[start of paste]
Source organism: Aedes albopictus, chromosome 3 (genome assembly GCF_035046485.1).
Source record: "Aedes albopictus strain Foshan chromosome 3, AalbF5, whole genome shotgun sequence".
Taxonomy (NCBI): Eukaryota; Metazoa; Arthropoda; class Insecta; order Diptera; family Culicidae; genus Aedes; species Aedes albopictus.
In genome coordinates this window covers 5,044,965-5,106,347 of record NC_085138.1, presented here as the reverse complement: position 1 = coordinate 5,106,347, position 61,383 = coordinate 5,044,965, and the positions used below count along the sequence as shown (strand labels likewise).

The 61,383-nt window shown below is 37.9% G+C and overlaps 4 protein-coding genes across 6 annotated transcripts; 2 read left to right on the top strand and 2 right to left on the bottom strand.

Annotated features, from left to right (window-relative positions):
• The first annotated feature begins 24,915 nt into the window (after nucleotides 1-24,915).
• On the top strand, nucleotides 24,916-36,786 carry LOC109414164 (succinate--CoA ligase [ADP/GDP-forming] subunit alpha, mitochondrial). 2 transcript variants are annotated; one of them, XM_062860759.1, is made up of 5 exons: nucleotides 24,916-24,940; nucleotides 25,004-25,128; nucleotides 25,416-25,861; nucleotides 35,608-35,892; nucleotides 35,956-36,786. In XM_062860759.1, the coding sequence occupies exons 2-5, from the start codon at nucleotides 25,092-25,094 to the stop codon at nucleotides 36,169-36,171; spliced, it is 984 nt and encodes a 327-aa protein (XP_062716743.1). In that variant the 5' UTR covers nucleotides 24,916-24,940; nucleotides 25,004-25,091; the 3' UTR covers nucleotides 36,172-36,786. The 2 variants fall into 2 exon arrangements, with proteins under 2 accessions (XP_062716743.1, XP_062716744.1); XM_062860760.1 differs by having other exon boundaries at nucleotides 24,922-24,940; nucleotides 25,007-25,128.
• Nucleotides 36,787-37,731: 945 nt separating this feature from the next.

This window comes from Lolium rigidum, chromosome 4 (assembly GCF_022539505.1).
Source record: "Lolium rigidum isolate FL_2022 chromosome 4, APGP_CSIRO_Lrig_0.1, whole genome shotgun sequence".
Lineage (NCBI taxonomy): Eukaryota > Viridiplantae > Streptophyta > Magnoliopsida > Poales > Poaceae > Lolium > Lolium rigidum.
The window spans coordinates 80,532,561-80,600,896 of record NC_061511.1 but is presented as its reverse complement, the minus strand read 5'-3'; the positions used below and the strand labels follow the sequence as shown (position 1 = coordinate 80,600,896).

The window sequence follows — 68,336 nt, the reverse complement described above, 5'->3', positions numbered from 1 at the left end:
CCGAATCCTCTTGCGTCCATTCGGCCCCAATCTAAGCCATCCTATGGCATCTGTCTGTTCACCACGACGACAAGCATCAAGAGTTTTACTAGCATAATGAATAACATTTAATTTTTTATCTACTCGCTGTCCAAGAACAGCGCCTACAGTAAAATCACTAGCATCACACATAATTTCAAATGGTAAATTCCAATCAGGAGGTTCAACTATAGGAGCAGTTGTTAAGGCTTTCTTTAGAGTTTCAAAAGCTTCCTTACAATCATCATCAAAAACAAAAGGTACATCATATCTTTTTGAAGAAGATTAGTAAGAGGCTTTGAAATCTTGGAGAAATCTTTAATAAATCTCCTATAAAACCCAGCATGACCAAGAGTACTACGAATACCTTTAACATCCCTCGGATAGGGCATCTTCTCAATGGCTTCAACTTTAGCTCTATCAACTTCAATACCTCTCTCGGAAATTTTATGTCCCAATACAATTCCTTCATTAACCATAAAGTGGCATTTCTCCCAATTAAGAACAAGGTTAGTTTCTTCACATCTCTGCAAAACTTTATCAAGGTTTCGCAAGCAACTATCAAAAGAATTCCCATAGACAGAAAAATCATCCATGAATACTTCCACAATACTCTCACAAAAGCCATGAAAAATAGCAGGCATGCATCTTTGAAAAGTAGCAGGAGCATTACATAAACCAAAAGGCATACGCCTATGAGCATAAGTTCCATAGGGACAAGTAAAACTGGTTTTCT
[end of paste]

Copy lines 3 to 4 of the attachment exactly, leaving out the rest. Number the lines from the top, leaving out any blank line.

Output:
Taxonomy (NCBI): Eukaryota; Metazoa; Arthropoda; class Insecta; order Diptera; family Culicidae; genus Aedes; species Aedes albopictus.
In genome coordinates this window covers 5,044,965-5,106,347 of record NC_085138.1, presented here as the reverse complement: position 1 = coordinate 5,106,347, position 61,383 = coordinate 5,044,965, and the positions used below count along the sequence as shown (strand labels likewise).